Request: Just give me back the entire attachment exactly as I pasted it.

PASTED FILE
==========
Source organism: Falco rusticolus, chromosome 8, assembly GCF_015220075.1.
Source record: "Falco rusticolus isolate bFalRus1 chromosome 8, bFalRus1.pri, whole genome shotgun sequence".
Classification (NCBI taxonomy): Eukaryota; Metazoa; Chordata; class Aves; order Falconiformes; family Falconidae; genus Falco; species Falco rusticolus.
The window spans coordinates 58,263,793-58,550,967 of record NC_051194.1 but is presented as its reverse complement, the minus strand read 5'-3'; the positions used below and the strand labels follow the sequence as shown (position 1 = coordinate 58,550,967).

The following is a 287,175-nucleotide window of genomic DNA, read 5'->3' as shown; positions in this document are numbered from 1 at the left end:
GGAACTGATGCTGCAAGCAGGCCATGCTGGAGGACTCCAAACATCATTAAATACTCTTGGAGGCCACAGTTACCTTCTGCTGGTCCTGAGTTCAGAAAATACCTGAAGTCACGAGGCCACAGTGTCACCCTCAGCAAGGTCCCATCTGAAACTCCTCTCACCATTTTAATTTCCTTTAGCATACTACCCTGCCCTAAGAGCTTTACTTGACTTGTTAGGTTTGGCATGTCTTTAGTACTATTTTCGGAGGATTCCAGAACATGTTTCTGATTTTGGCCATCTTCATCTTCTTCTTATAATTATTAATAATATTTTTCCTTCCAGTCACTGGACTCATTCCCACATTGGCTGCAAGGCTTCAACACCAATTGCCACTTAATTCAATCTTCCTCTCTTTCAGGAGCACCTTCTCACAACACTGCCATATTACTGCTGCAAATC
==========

Source organism: Falco rusticolus, chromosome 8, assembly GCF_015220075.1.
Source record: "Falco rusticolus isolate bFalRus1 chromosome 8, bFalRus1.pri, whole genome shotgun sequence".
Classification (NCBI taxonomy): Eukaryota; Metazoa; Chordata; class Aves; order Falconiformes; family Falconidae; genus Falco; species Falco rusticolus.
The window spans coordinates 58,263,793-58,550,967 of record NC_051194.1 but is presented as its reverse complement, the minus strand read 5'-3'; the positions used below and the strand labels follow the sequence as shown (position 1 = coordinate 58,550,967).

The following is a 287,175-nucleotide window of genomic DNA, read 5'->3' as shown; positions in this document are numbered from 1 at the left end:
GGAACTGATGCTGCAAGCAGGCCATGCTGGAGGACTCCAAACATCATTAAATACTCTTGGAGGCCACAGTTACCTTCTGCTGGTCCTGAGTTCAGAAAATACCTGAAGTCACGAGGCCACAGTGTCACCCTCAGCAAGGTCCCATCTGAAACTCCTCTCACCATTTTAATTTCCTTTAGCATACTACCCTGCCCTAAGAGCTTTACTTGACTTGTTAGGTTTGGCATGTCTTTAGTACTATTTTCGGAGGATTCCAGAACATGTTTCTGATTTTGGCCATCTTCATCTTCTTCTTATAATTATTAATAATATTTTTCCTTCCAGTCACTGGACTCATTCCCACATTGGCTGCAAGGCTTCAACACCAATTGCCACTTAATTCAATCTTCCTCTCTTTCAGGAGCACCTTCTCACAACACTGCCATATTACTGCTGCAAATC